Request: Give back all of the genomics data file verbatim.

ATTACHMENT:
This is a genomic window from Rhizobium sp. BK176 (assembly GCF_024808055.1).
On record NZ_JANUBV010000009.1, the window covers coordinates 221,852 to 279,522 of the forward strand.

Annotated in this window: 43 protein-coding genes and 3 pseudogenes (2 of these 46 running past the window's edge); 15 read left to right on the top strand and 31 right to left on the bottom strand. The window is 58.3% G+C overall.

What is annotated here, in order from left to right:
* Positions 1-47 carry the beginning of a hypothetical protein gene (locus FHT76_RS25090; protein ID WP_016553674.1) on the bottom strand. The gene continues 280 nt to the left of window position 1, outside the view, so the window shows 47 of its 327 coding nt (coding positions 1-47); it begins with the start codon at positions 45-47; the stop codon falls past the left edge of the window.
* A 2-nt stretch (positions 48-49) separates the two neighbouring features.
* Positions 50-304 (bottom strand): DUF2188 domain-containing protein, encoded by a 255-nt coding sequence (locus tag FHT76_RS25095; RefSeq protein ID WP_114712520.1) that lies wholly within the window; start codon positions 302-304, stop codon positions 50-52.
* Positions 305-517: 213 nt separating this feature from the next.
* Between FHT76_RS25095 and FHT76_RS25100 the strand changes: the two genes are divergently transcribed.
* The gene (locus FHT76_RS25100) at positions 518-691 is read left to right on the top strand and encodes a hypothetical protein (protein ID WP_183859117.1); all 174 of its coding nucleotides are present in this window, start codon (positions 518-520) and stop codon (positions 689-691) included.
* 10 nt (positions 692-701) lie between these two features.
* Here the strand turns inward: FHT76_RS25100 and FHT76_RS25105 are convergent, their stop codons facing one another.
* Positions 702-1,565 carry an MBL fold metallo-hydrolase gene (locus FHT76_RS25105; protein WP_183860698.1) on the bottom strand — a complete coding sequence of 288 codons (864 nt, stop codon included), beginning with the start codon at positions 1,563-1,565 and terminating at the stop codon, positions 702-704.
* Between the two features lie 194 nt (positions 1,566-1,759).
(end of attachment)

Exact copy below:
This is a genomic window from Rhizobium sp. BK176 (assembly GCF_024808055.1).
On record NZ_JANUBV010000009.1, the window covers coordinates 221,852 to 279,522 of the forward strand.

Annotated in this window: 43 protein-coding genes and 3 pseudogenes (2 of these 46 running past the window's edge); 15 read left to right on the top strand and 31 right to left on the bottom strand. The window is 58.3% G+C overall.

What is annotated here, in order from left to right:
* Positions 1-47 carry the beginning of a hypothetical protein gene (locus FHT76_RS25090; protein ID WP_016553674.1) on the bottom strand. The gene continues 280 nt to the left of window position 1, outside the view, so the window shows 47 of its 327 coding nt (coding positions 1-47); it begins with the start codon at positions 45-47; the stop codon falls past the left edge of the window.
* A 2-nt stretch (positions 48-49) separates the two neighbouring features.
* Positions 50-304 (bottom strand): DUF2188 domain-containing protein, encoded by a 255-nt coding sequence (locus tag FHT76_RS25095; RefSeq protein ID WP_114712520.1) that lies wholly within the window; start codon positions 302-304, stop codon positions 50-52.
* Positions 305-517: 213 nt separating this feature from the next.
* Between FHT76_RS25095 and FHT76_RS25100 the strand changes: the two genes are divergently transcribed.
* The gene (locus FHT76_RS25100) at positions 518-691 is read left to right on the top strand and encodes a hypothetical protein (protein ID WP_183859117.1); all 174 of its coding nucleotides are present in this window, start codon (positions 518-520) and stop codon (positions 689-691) included.
* 10 nt (positions 692-701) lie between these two features.
* Here the strand turns inward: FHT76_RS25100 and FHT76_RS25105 are convergent, their stop codons facing one another.
* Positions 702-1,565 carry an MBL fold metallo-hydrolase gene (locus FHT76_RS25105; protein WP_183860698.1) on the bottom strand — a complete coding sequence of 288 codons (864 nt, stop codon included), beginning with the start codon at positions 1,563-1,565 and terminating at the stop codon, positions 702-704.
* Between the two features lie 194 nt (positions 1,566-1,759).